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  • don_budge
    replied
    The Provocation...and the Response. Thank you seano.

    Originally posted by seano View Post
    Don, your passion for and knowledge of the game is undeniable and I'm certainly not looking to get in an argument. I have learned many things from your writings. I do in fact use the same teaching paradigm that you do, for my students. Maybe, I'm not describing it properly but what I'm trying to say is how the game changes when it goes from a "static" game to a "dynamic" game, played on the move. I certainly don't teach 90+, 100+ forehands.

    What I love about teaching (37 years) besides the relationships, is that I'm learning something new all the time. It never ceases to amaze me how complex and interesting the game is. That's is the exact reason I'm a member of Tennisplayer, the wealth of knowledge on this site is second to none. My teaching style and knowledge of the game is constantly evolving and I love that I'm getting better all the time. A perfect example of why I teach, is this 10 year old girl that I'm currently working with. She's the sweetest little girl and started off hitting with her arms flailing all over the place. I've been able to get her to the point where she is using Brian Gordon's type 3 backhand and it's the coolest thing to see. It had been mainly hand feeding but at this point she is starting to rally and it's becoming a repeatable swing, so cool.
    Thanks for the great post seano. You didn't take the bait...much to your credit. And I got to find out who you were. No argument...we both win.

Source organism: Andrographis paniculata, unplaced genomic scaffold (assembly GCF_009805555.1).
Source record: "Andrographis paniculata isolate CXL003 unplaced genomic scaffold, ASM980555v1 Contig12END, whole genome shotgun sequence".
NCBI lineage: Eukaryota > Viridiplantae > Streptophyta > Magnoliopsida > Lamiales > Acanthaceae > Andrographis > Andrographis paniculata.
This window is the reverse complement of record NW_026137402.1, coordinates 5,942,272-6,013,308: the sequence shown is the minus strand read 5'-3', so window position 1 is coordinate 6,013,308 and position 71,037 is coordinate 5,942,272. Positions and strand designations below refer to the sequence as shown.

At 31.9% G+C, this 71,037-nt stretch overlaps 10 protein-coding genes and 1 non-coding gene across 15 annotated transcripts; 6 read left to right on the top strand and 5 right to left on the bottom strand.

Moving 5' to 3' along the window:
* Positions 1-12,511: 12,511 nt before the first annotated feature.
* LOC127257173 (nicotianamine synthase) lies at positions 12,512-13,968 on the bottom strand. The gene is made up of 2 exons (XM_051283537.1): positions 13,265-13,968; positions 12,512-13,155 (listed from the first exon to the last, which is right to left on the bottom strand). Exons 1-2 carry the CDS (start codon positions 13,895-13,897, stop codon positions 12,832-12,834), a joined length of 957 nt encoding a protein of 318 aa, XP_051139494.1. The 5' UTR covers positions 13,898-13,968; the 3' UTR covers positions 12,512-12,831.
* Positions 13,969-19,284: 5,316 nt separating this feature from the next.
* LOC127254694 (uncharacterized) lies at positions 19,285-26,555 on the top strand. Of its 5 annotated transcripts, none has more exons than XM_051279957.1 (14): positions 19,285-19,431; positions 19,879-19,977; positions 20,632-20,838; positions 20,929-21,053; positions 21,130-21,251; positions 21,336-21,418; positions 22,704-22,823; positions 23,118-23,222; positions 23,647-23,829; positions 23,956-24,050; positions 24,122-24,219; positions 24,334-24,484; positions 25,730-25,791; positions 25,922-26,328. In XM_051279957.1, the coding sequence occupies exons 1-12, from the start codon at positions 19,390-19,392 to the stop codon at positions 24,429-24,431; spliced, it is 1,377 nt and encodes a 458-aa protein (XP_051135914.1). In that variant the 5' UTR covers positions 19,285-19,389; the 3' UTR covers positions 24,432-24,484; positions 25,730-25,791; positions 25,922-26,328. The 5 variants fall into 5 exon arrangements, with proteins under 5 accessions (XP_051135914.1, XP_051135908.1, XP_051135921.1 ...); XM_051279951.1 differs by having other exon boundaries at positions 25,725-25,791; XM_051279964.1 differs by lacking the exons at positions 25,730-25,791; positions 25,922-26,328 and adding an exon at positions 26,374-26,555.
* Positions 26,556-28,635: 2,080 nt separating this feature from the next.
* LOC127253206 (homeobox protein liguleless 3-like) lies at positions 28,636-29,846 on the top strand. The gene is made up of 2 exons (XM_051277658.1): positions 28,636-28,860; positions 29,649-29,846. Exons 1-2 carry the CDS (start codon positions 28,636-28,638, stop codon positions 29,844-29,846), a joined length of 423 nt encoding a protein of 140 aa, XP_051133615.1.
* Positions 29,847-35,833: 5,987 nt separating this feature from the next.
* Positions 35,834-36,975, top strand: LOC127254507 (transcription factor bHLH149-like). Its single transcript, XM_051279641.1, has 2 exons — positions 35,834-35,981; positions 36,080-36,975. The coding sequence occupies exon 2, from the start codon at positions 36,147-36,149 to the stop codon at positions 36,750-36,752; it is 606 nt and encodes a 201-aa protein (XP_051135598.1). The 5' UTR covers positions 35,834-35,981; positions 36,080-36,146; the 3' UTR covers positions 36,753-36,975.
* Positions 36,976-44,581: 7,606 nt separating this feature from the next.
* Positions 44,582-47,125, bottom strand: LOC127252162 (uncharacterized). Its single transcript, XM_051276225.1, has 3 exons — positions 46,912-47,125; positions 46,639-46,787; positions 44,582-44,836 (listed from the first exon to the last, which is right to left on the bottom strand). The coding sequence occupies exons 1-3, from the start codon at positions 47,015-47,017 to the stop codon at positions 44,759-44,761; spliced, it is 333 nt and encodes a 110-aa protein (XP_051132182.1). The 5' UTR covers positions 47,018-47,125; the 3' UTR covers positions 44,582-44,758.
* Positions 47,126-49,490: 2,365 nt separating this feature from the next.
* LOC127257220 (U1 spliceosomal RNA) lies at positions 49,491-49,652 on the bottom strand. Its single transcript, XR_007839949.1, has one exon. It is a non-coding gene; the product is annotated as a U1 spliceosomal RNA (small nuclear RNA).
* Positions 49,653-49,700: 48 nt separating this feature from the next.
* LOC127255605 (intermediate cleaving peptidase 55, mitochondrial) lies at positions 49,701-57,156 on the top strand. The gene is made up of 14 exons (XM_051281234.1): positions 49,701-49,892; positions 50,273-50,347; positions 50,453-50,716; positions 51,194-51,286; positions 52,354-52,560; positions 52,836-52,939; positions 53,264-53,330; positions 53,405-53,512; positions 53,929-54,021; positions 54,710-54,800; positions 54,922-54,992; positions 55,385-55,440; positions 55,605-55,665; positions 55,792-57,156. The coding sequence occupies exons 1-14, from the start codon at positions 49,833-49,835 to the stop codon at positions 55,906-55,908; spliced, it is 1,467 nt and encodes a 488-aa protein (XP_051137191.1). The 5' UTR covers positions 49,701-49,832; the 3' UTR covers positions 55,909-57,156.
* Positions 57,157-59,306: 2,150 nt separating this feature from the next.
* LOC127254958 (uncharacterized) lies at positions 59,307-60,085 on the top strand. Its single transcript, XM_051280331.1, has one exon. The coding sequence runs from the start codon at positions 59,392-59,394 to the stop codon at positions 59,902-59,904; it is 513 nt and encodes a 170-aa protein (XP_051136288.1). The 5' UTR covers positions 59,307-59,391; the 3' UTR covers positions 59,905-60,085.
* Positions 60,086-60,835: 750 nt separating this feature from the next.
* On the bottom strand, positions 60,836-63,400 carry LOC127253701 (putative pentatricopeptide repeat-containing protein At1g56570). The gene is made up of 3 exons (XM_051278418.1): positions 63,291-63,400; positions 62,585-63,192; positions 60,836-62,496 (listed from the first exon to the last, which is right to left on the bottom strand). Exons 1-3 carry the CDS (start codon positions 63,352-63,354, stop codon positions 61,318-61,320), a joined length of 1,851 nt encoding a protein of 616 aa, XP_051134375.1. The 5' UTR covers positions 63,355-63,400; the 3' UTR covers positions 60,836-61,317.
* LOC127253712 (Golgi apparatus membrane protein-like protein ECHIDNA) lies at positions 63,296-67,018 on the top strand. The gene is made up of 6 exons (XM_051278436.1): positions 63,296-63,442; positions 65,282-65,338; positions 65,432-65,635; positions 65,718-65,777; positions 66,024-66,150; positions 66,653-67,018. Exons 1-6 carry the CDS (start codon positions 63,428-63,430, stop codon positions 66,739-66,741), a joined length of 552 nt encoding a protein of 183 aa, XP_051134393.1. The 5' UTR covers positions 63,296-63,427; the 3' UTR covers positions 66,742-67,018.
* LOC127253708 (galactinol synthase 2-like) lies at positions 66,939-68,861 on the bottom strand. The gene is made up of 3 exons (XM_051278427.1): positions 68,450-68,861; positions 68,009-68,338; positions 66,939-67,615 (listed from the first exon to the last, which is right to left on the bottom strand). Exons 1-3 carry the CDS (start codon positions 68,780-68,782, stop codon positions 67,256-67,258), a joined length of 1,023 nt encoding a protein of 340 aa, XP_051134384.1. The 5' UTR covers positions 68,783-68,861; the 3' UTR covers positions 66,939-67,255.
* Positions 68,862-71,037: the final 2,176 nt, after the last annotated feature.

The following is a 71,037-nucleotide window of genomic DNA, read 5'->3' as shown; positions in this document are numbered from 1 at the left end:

The thing is that this is perhaps my ax to grind with the modern game and the teaching of tennis. In my paradigm...you always step to the ball whenever you can. This is the way that I teach it but that being said you make an important point when you state "when it goes from a "static" game to a "dynamic" game, played on the move".

    The reason why this is my windmill that I flail at with my little tiny wooden racquet is multi layered. First of all...I am not so impressed with the modern game of tennis in the manner that it is being played and in the manner that it has been engineered. As a result the teaching and coaching has been hijacked. As I noted in my earlier post in all of sports the classic footwork is one of a closed or neutral stance.

    Compounding my insistence on teaching the closed and neutral stances is the fact that my own forehand never was as reliable as it should have been and now I realize why. It was more or less to my inability to effectively transfer my weight and the reason for this is I never mastered the fundamental transition in the beginning and I struggled with an inconsistent forehand as a consequence. Furthermore...I have students who do not listen and insist on doing it their way, hitting from solely open stance, and it sort of weighs on my patience when I know that they are missing out on a fundamental lesson in the transfer of the weight to the ball.

    I have one student in particular and he can hit it a zillion miles an hour. I swear that I don't think I have ever seen anyone hit the ball as hard as he can. Do you think he can keep more than three balls in a row in the court? The real question is...can he keep two in a row in. When we are playing points he will hit two or three in a row in and he thinks he has solved the puzzle but then he will miss the next five or six. What does this spell in a match like circumstance? Disaster.

    We will never argue seano... and I very much appreciate your post to me. Thirty seven years is a long time...that dates you back to 1979 which was a great year for classic tennis. The best of the best. You've witnessed the whole transition to what we have today. I rest my case.

    But tell me seano...what do you see in the music video..."Forehand Not Gone". Isn't it interesting how Federer manages to align himself with the ball in the manner that I am suggesting to be the sole teaching model? I understand that the game begins to be dynamic as soon as you begin to keep score and then anything goes. But it looks to me as if Roger Federer is sticking to his guns...while sticking to fundamentals.